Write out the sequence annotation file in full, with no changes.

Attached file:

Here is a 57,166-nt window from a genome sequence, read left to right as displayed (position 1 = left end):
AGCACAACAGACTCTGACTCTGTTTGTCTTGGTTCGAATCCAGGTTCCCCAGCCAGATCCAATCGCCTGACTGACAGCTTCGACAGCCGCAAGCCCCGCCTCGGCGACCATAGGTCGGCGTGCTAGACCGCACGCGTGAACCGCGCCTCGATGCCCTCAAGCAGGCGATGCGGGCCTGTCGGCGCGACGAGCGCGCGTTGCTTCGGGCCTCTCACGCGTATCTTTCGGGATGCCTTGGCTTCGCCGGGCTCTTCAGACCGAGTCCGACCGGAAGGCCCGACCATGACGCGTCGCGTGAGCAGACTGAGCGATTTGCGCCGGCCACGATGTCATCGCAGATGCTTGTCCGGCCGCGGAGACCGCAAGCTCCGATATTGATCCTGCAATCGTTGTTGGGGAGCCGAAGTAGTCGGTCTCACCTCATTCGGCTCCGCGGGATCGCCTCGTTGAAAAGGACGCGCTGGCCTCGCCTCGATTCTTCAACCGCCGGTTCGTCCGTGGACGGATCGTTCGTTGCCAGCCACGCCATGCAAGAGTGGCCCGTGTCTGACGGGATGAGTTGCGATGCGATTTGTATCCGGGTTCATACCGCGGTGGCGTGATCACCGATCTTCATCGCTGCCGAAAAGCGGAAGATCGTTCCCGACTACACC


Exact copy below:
Here is a 57,166-nt window from a genome sequence, read left to right as displayed (position 1 = left end):
AGCACAACAGACTCTGACTCTGTTTGTCTTGGTTCGAATCCAGGTTCCCCAGCCAGATCCAATCGCCTGACTGACAGCTTCGACAGCCGCAAGCCCCGCCTCGGCGACCATAGGTCGGCGTGCTAGACCGCACGCGTGAACCGCGCCTCGATGCCCTCAAGCAGGCGATGCGGGCCTGTCGGCGCGACGAGCGCGCGTTGCTTCGGGCCTCTCACGCGTATCTTTCGGGATGCCTTGGCTTCGCCGGGCTCTTCAGACCGAGTCCGACCGGAAGGCCCGACCATGACGCGTCGCGTGAGCAGACTGAGCGATTTGCGCCGGCCACGATGTCATCGCAGATGCTTGTCCGGCCGCGGAGACCGCAAGCTCCGATATTGATCCTGCAATCGTTGTTGGGGAGCCGAAGTAGTCGGTCTCACCTCATTCGGCTCCGCGGGATCGCCTCGTTGAAAAGGACGCGCTGGCCTCGCCTCGATTCTTCAACCGCCGGTTCGTCCGTGGACGGATCGTTCGTTGCCAGCCACGCCATGCAAGAGTGGCCCGTGTCTGACGGGATGAGTTGCGATGCGATTTGTATCCGGGTTCATACCGCGGTGGCGTGATCACCGATCTTCATCGCTGCCGAAAAGCGGAAGATCGTTCCCGACTACACC